FIG. 5 is a graphical user interface 160 that allows a user 108 to select which discovered electronic mail databases 194 are to be processed for metric collection in accordance with the techniques explained herein. In FIG. 5, the user 108 is able to check or uncheck (at location 306) specific electronic mail databases 194 for processing. Once selected, the user can identify metrics to collect concerning those mail databases 194.

Returning attention to the flow chart of processing steps in FIG. 3, in step 201, the mail analyzer 190 receives a data collection policy identifying metrics to collect from the set of electronic mail databases. This allows a user to specify which specific electronic mail databases 194 are to be scanned and for what types of metric information.

FIG. 4 is graphical user interface 150 that allows a user 108 to select which metrics are to be collected in accordance with the techniques explained herein on mail and public folder data within the selected electronic mail databases 194 (selected using the graphical user interface in FIG. 5). The user can save the policy in a data collection policy named by the user at location 312 (the policy is named “lexch2K3 in this example). Using the graphical user interface 150, the user 108 is able to provide metrics 305-1 allowing the use to select, at location 310, if messages in mailbox stores 194 are to be scanned for metrics. The user is also able to select, at location 311, if messages in public folder stores 194 are to be scanned for metrics. Below location 305-1, the user is able to provide metrics 305-2 concerning age ranges into which mailbox messages, attachments or data in public folders may reside. During a scan of a mailbox or public folder (as will be explained), the mail analyzers 190-2 through 190-X can keep track of how many and what size messages or data are identified that fit into each of the user specified age ranges. Once the metrics are collected from the user 108, the mail analyzer 190-1 saves this information in the data collection policy 197 and distributed the policy to appropriate mail analyzers 190-2 through 190-X (depending upon what databases 194 the user has selected for scanning).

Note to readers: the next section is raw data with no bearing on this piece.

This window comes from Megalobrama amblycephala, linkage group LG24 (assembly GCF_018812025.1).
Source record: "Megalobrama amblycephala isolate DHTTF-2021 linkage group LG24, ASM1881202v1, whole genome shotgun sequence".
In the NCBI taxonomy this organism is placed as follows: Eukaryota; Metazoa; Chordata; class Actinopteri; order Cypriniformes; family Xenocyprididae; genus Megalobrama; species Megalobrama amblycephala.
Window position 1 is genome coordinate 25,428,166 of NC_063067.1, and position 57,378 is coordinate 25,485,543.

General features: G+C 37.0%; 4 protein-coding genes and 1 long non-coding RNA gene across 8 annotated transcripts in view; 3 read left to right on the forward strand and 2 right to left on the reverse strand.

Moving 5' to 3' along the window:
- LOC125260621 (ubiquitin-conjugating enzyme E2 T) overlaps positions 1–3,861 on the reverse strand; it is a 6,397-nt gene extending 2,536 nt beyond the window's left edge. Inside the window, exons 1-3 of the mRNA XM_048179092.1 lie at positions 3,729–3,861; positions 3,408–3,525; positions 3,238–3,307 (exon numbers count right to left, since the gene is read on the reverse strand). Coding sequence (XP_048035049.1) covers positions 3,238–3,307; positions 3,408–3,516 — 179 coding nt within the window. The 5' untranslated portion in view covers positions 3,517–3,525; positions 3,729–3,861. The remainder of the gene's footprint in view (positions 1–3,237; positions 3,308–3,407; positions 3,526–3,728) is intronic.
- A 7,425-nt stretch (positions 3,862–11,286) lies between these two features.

In FIG. 3, step 202, the mail analyzer(s) 190-2 through 190-X execute the data collection policy against at least a portion of the set of electronic mail databases 194 to collect mail summary data 199 containing values for the metrics for mail data (i.e., electronic mail message in mailboxes, or data in public folders) stored within the at least a portion of the set of electronic mail databases. In one configuration, the mail summary data identifies count, size and age metrics for specific users mailboxes and public folders of exchange-based mail servers operating to store the electronic mail databases within a storage area network. The Active Directory system can be used to query the mail servers to traverse a mail store 194 to identify the required metrics. During execution of the data collection policy 194, the mail analyzers 190-2 through 190-X scan the mailboxes and public folders and maintain the counts, sizes and other specified metrics. Upon completion, a collective set of values for the specified metrics will be been collected and saved for each object (e.g. each mailbox or each public folder) identified in each mail store 194. During collection of metrics for each object, that mail summary data 199 for that object is maintained locally within the host 104.